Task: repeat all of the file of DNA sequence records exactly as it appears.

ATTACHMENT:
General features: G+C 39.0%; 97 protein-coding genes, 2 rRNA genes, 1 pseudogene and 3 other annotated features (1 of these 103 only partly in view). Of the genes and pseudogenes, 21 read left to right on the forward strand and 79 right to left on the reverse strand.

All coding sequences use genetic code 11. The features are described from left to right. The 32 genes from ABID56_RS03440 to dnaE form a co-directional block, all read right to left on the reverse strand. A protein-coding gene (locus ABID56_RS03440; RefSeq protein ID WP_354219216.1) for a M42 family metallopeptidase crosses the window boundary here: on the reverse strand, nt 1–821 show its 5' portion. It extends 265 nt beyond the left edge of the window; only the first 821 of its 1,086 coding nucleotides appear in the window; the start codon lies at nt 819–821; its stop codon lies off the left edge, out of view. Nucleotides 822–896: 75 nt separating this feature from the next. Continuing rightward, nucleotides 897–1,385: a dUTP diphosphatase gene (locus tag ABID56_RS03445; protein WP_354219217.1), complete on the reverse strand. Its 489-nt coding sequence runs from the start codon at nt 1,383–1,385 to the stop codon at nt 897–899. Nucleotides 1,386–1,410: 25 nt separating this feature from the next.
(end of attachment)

General features: G+C 39.0%; 97 protein-coding genes, 2 rRNA genes, 1 pseudogene and 3 other annotated features (1 of these 103 only partly in view). Of the genes and pseudogenes, 21 read left to right on the forward strand and 79 right to left on the reverse strand.

All coding sequences use genetic code 11. The features are described from left to right. The 32 genes from ABID56_RS03440 to dnaE form a co-directional block, all read right to left on the reverse strand. A protein-coding gene (locus ABID56_RS03440; RefSeq protein ID WP_354219216.1) for a M42 family metallopeptidase crosses the window boundary here: on the reverse strand, nt 1–821 show its 5' portion. It extends 265 nt beyond the left edge of the window; only the first 821 of its 1,086 coding nucleotides appear in the window; the start codon lies at nt 819–821; its stop codon lies off the left edge, out of view. Nucleotides 822–896: 75 nt separating this feature from the next. Continuing rightward, nucleotides 897–1,385: a dUTP diphosphatase gene (locus tag ABID56_RS03445; protein WP_354219217.1), complete on the reverse strand. Its 489-nt coding sequence runs from the start codon at nt 1,383–1,385 to the stop codon at nt 897–899. Nucleotides 1,386–1,410: 25 nt separating this feature from the next.